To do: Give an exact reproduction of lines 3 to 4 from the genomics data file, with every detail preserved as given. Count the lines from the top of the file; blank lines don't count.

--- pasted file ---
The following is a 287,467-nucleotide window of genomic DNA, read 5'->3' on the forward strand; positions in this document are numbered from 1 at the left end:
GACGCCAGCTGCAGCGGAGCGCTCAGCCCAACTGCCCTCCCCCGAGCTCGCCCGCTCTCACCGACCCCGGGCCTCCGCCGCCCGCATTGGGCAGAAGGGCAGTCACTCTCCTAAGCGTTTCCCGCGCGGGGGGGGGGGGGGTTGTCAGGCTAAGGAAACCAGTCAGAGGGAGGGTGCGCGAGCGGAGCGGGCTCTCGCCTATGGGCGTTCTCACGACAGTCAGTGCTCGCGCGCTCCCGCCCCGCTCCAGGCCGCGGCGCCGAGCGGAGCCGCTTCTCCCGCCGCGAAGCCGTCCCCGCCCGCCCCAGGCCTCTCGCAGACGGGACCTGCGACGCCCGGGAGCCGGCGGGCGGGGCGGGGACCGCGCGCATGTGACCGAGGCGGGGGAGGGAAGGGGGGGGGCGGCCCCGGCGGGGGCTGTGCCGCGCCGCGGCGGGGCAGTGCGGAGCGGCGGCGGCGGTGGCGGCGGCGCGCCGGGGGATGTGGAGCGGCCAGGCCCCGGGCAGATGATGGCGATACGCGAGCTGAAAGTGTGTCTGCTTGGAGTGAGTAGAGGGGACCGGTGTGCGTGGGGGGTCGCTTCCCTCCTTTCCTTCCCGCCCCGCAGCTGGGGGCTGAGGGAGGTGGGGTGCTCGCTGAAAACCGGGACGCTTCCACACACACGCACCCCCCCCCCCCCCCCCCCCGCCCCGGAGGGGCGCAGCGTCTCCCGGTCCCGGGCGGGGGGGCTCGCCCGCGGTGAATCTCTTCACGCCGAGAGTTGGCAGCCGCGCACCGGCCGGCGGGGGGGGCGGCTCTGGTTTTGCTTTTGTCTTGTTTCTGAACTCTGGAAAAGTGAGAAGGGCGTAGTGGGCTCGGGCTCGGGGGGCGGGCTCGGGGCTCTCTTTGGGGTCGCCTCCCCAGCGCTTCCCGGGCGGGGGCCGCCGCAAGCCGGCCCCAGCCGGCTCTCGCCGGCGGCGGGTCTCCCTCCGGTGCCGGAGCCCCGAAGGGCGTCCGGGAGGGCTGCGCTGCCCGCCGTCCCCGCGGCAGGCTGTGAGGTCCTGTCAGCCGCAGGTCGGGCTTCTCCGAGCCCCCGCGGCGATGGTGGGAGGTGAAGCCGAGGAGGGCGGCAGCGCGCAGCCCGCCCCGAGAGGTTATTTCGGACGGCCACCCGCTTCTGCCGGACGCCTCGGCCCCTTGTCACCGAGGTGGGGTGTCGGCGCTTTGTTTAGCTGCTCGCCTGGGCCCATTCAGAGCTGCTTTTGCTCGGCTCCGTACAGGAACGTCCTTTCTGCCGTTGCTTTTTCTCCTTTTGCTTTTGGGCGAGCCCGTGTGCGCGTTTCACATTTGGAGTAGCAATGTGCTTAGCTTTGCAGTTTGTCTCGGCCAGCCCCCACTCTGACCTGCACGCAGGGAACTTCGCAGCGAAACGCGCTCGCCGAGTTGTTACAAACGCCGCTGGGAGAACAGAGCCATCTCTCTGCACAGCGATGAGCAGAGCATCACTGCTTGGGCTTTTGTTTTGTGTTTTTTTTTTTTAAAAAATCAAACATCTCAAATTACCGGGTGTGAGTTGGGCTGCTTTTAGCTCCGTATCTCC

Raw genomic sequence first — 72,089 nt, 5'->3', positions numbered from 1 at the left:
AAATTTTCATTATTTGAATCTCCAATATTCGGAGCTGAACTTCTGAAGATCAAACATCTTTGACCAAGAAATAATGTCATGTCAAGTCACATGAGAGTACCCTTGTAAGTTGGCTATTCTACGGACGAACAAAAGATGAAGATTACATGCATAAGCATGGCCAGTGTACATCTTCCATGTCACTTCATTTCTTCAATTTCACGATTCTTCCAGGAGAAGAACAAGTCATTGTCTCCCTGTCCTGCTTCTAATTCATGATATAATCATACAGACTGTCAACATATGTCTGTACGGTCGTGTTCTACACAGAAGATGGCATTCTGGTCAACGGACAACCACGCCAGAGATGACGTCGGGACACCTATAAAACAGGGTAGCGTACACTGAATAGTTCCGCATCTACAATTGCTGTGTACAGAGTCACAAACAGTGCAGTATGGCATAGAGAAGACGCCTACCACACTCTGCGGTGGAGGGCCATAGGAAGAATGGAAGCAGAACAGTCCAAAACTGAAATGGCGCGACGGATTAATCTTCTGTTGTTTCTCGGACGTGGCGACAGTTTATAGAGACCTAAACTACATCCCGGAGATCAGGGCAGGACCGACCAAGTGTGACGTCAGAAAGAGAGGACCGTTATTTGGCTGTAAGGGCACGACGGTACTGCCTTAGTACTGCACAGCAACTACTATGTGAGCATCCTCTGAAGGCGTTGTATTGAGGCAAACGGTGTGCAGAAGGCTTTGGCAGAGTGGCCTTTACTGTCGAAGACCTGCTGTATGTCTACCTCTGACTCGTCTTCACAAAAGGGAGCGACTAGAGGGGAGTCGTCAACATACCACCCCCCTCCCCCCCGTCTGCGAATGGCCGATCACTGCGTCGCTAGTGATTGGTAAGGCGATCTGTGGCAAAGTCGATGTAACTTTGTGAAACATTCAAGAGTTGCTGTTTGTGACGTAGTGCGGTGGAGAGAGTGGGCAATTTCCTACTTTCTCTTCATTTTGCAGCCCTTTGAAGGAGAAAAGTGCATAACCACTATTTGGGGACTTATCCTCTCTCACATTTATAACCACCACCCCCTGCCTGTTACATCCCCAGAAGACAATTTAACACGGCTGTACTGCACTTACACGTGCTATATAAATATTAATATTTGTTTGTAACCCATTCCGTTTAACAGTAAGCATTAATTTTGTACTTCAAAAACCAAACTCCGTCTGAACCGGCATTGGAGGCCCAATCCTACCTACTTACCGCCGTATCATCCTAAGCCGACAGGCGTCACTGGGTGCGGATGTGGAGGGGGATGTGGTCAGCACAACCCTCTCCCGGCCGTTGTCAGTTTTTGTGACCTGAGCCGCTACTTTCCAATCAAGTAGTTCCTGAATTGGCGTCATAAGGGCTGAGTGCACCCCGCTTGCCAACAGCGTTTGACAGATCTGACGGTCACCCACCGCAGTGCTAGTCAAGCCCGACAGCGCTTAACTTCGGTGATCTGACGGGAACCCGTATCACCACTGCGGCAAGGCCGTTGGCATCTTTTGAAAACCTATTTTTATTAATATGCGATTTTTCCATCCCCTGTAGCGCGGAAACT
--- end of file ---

Raw genomic sequence first — 72,089 nt, 5'->3', positions numbered from 1 at the left:
AAATTTTCATTATTTGAATCTCCAATATTCGGAGCTGAACTTCTGAAGATCAAACATCTTTGACCAAGAAATAATGTCATGTCAAGTCACATGAGAGTACCCTTGTAAGTTGGCTATTCTACGGACGAACAAAAGATGAAGATTACATGCATAAGCATGGCCAGTGTACATCTTCCATGTCACTTCATTTCTTCAATTTCACGATTCTTCCAGGAGAAGAACAAGTCATTGTCTCCCTGTCCTGCTTCTAATTCATGATATAATCATACAGACTGTCAACATATGTCTGTACGGTCGTGTTCTACACAGAAGATGGCATTCTGGTCAACGGACAACCACGCCAGAGATGACGTCGGGACACCTATAAAACAGGGTAGCGTACACTGAATAGTTCCGCATCTACAATTGCTGTGTACAGAGTCACAAACAGTGCAGTATGGCATAGAGAAGACGCCTACCACACTCTGCGGTGGAGGGCCATAGGAAGAATGGAAGCAGAACAGTCCAAAACTGAAATGGCGCGACGGATTAATCTTCTGTTGTTTCTCGGACGTGGCGACAGTTTATAGAGACCTAAACTACATCCCGGAGATCAGGGCAGGACCGACCAAGTGTGACGTCAGAAAGAGAGGACCGTTATTTGGCTGTAAGGGCACGACGGTACTGCCTTAGTACTGCACAGCAACTACTATGTGAGCATCCTCTGAAGGCGTTGTATTGAGGCAAACGGTGTGCAGAAGGCTTTGGCAGAGTGGCCTTTACTGTCGAAGACCTGCTGTATGTCTACCTCTGACTCGTCTTCACAAAAGGGAGCGACTAGAGGGGAGTCGTCAACATACCACCCCCCTCCCCCCCGTCTGCGAATGGCCGATCACTGCGTCGCTAGTGATTGGTAAGGCGATCTGTGGCAAAGTCGATGTAACTTTGTGAAACATTCAAGAGTTGCTGTTTGTGACGTAGTGCGGTGGAGAGAGTGGGCAATTTCCTACTTTCTCTTCATTTTGCAGCCCTTTGAAGGAGAAAAGTGCATAACCACTATTTGGGGACTTATCCTCTCTCACATTTATAACCACCACCCCCTGCCTGTTACATCCCCAGAAGACAATTTAACACGGCTGTACTGCACTTACACGTGCTATATAAATATTAATATTTGTTTGTAACCCATTCCGTTTAACAGTAAGCATTAATTTTGTACTTCAAAAACCAAACTCCGTCTGAACCGGCATTGGAGGCCCAATCCTACCTACTTACCGCCGTATCATCCTAAGCCGACAGGCGTCACTGGGTGCGGATGTGGAGGGGGATGTGGTCAGCACAACCCTCTCCCGGCCGTTGTCAGTTTTTGTGACCTGAGCCGCTACTTTCCAATCAAGTAGTTCCTGAATTGGCGTCATAAGGGCTGAGTGCACCCCGCTTGCCAACAGCGTTTGACAGATCTGACGGTCACCCACCGCAGTGCTAGTCAAGCCCGACAGCGCTTAACTTCGGTGATCTGACGGGAACCCGTATCACCACTGCGGCAAGGCCGTTGGCATCTTTTGAAAACCTATTTTTATTAATATGCGATTTTTCCATCCCCTGTAGCGCGGAAACT